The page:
I was recently asked during a presentation why I think inflation is a bigger curse for retirees than workers.
I have several reasons. Firstly, workers generally deal with inflation automatically because their wages increase over time. Obviously, some people are better at negotiating wage increases than others, but that’s not the point.
While working, we use our mental and physical labour to earn a living. Once we retire, we cease using our skills and begin to rely solely on the ‘labour’ of our investments to generate our income needs.
Cost of living increases
Unfortunately, inflation doesn’t magically stop when we stop working and many of us will be retired for at least 20 years, if not longer. So if inflation averages 3% per annum over, say, 24 years, then prices will double in that time.
Unlike workers, retirees have no one to negotiate with when they need an increase in income to take inflation into account.
The added danger with inflation for retirees is that it’s awful impact is ignored until the horse has bolted.
How much cash do you need?
For example, the Association of Super Funds of Australia (ASFA) estimates that a couple would need over $55,000 per annum – or about $1,060 per week – to have a comfortable retirement.
When planning, many people work out how they might generate that level of income over the medium to long term. It is a common mistake that over 20 years, many people would try and pay themselves about $1.1 million in income (20 x $55,000 = $1.1 million) – without taking inflation into account.
This is a fundamental mistake. In this example, we would actually need almost $1.5 million in income, assuming inflation is 3% each year, in order to maintain purchasing power over twenty years.
So how do retirees build inflation into their retirement planning? Generating inflation-linked income over the indefinite long term is the really complex part of retirement planning.
It’s made significantly more complex because we’re a nation obsessed with capital values. Every investment is discussed from the point of view of its value and not really from the income it might generate. Ideally, we want to buy an asset for $1 and thirty minutes later sell it for $5.
To put it another way, we’re a nation of optimistic upside speculators. In reality, this attitude makes life very difficult for retirees trying to generate inflation-linked income.
If you’re trying to pay yourself income using capital values as your major focus, then I can guarantee that you’ll run out of money very quickly. Take the following simple example, which comes from my book on self-managed super funds:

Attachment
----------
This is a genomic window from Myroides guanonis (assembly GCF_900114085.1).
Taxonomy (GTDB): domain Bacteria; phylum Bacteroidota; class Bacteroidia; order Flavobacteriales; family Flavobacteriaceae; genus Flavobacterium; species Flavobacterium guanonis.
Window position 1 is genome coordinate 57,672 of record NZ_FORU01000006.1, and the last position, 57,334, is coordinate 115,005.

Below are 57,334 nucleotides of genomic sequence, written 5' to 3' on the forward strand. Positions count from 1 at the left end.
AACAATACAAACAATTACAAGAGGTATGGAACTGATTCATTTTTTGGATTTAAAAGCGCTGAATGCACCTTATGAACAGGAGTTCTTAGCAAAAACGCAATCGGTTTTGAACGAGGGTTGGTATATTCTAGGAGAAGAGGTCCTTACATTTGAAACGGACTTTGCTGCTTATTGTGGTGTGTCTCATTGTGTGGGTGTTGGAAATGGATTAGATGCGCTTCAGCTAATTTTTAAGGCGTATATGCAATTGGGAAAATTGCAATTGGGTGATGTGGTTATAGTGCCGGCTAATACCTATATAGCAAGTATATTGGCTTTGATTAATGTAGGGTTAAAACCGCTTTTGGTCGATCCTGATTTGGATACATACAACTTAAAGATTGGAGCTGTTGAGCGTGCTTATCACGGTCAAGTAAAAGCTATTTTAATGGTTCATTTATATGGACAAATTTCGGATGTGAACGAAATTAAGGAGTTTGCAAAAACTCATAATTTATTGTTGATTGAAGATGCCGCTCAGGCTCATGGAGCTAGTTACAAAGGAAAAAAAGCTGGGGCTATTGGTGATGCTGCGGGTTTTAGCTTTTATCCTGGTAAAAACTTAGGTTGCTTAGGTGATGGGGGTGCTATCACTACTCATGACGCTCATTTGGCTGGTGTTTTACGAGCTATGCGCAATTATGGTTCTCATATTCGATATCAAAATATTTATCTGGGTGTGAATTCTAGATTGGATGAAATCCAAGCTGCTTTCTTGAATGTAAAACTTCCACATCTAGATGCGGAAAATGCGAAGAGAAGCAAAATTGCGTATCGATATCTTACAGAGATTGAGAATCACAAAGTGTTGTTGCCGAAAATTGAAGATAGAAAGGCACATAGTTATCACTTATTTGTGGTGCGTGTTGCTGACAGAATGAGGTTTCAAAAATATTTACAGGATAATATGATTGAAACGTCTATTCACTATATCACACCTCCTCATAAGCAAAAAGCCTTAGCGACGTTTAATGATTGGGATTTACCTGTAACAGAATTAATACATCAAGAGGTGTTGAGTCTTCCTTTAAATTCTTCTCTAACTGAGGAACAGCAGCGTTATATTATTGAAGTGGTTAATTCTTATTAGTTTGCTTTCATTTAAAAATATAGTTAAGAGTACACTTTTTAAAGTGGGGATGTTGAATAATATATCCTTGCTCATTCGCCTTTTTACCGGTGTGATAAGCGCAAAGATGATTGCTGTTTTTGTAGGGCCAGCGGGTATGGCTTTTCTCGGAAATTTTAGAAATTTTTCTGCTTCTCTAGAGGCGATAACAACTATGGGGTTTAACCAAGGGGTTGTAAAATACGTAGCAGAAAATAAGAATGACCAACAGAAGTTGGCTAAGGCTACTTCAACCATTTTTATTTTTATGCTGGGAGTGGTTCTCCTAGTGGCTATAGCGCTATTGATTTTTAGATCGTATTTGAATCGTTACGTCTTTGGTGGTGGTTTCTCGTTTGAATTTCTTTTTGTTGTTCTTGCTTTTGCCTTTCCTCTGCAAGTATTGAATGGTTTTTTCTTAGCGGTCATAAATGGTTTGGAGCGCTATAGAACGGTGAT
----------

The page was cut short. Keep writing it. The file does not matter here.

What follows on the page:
Suppose an investor puts $100,000 into a managed fund that has a $1 unit price, which means they ‘own’ 100,000 units. Suppose that after several years the unit price has increased to $2. Their 100,000 units are now worth $200,000.
If the investor wants to pay themselves $10,000 in income from this fund, they would need to sell 5,000 units while the unit price was $2.
Now suppose the unit price crashes to 75 cents, but they still wish to pay themselves $10,000 in income. They will now need to sell 13,333.33 units.
Under this second scenario, units are literally walking out the door as income. This problem is exacerbated because fund managers must value all their assets at the prevailing market price.
Two lots of $10,000 in income have seen almost 20% of the person’s retirement assets disappear. Not a great long-term strategy.
This problem is also exacerbated because some fund managers constantly turn portfolios over as they try to generate investment returns by taking positions (or bets) on constantly changing asset prices.
Increasing income is key
In this complex environment, we can’t put our head under the bed covers and hope the problem will disappear.
We need to construct a portfolio that generates increasing income over the long term. We can’t do this by focusing on the current yield (or income return) of an asset because it often gives no guide about future income.
Important information: This content has been prepared without taking account of the objectives, financial situation or needs of any particular individual. It does not constitute formal advice. For this reason, any individual should, before acting, consider the appropriateness of the information, having regard to the individual’s objectives, financial situation and needs and, if necessary, seek appropriate professional advice.